(MoneyWatch) A federal court ruling last week in New York that an unpaid TV intern had no legal basis for filing a sexual harassment claim is shining a spotlight on a loophole in the law in many states.
U.S. District Court judge P. Kevin Castel found that the intern, Lihuan Wang, did not have the right to sue after her supervisor allegedly groped her and then denied her a job. Because Wang was unpaid, she could not technically be considered an "employee" under New York law, and for that reason had no standing to file the suit, Castel ruled.
"You have no protection from sexual harassment in the workplace in most states," said Lynne Bernabei, the plaintiff's attorney.
Wang, a Chinese national, was an intern at Phoenix Satellite Television US, a Chinese-language TV provider, when she said her supervisor lured her to his New York hotel room, tried to kiss her, groped her and then later refused to hire her because he was rebuffed.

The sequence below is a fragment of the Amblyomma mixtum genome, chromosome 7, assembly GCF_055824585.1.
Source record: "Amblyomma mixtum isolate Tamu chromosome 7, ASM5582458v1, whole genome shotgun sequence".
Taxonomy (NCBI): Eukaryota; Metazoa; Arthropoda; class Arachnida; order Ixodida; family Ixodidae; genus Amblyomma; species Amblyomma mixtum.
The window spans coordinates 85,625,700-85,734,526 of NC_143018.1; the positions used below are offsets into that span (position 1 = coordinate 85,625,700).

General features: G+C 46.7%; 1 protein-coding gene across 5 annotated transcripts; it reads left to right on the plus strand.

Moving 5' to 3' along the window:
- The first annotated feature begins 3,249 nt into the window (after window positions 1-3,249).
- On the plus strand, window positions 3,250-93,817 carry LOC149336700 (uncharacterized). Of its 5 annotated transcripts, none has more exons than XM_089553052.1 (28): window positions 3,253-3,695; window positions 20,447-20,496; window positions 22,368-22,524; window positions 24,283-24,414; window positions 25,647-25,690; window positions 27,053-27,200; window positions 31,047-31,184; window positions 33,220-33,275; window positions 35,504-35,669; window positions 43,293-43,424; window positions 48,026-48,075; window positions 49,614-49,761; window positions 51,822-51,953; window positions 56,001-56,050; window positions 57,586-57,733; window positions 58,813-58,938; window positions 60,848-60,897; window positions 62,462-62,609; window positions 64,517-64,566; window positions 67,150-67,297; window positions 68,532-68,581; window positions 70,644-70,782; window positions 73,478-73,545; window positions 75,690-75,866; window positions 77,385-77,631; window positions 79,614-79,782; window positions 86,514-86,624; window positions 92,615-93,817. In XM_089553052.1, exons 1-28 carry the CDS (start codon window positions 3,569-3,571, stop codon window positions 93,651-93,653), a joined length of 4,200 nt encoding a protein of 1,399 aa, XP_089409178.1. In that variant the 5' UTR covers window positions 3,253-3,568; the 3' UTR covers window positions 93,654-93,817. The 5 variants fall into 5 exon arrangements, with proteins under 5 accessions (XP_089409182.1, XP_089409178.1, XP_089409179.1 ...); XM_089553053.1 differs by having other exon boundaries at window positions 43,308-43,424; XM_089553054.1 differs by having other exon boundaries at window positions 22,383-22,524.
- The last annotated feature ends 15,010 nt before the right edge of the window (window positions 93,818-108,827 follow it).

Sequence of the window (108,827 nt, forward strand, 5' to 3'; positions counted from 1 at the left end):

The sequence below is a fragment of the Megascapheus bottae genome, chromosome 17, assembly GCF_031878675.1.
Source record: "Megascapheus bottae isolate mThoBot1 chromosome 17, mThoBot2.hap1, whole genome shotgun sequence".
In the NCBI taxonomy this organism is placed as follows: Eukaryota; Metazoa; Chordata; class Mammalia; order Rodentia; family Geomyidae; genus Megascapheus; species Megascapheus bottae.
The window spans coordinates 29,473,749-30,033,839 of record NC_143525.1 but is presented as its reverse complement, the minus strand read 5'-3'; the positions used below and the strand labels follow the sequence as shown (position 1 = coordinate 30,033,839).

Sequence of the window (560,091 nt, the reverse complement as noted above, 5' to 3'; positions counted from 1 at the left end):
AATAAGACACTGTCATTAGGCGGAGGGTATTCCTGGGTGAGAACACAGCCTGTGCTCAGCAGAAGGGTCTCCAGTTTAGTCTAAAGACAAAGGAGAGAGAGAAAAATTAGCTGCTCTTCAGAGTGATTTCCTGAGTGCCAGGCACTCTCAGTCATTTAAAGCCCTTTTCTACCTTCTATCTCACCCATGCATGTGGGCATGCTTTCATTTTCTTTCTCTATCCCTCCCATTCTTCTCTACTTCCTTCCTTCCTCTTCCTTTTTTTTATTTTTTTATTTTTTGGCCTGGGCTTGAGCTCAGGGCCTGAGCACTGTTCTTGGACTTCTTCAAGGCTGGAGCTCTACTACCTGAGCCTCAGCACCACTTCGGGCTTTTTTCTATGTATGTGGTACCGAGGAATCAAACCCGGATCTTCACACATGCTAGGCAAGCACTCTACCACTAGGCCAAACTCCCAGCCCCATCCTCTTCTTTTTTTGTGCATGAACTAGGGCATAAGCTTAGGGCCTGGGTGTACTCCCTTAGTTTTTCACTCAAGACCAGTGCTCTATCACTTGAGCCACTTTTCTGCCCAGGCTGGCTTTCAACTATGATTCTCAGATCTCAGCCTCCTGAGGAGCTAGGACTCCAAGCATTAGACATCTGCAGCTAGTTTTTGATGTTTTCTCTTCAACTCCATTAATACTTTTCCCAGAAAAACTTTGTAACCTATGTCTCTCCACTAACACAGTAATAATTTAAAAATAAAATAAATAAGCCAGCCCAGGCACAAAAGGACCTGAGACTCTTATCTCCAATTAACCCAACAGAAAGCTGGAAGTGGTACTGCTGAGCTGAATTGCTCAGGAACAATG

Legal experts said the ruling points to a hole in labor law that leaves many interns at risk of harassment.
"It reveals a very important gap that I think needs to be addressed," said Indiana University Law professor Deborah Widiss.
Some states, like Oregon and the District of Columbia, do have laws on the books protecting interns, but that is not the case in most places. "I think a lot of people are shocked that interns are not protected. Interns are usually embarking on their first job and are very vulnerable in the workplace," said Bernabei.
Widiss's colleague, Indiana University labor law expert Ken Dau-Schmidt said interns should be protected. "Here she's basically on a very long job application. She should have been protected as a job applicant."
Widiss said she thinks the laws will catch up. "It's an issue that is gaining increased attention," she said. "I do think it's something that more states and local laws will consider, making amendments to make clear that at least where harassing conduct happens that there is some kind of remedy under the employment discrimination laws."
Castel did let stand a second part of Wang's complaint, a retaliation claim alleging she was denied a permanent job because she refused the supervisor's advances. Bernabei indicated they do plan to move forward with that portion of the complaint.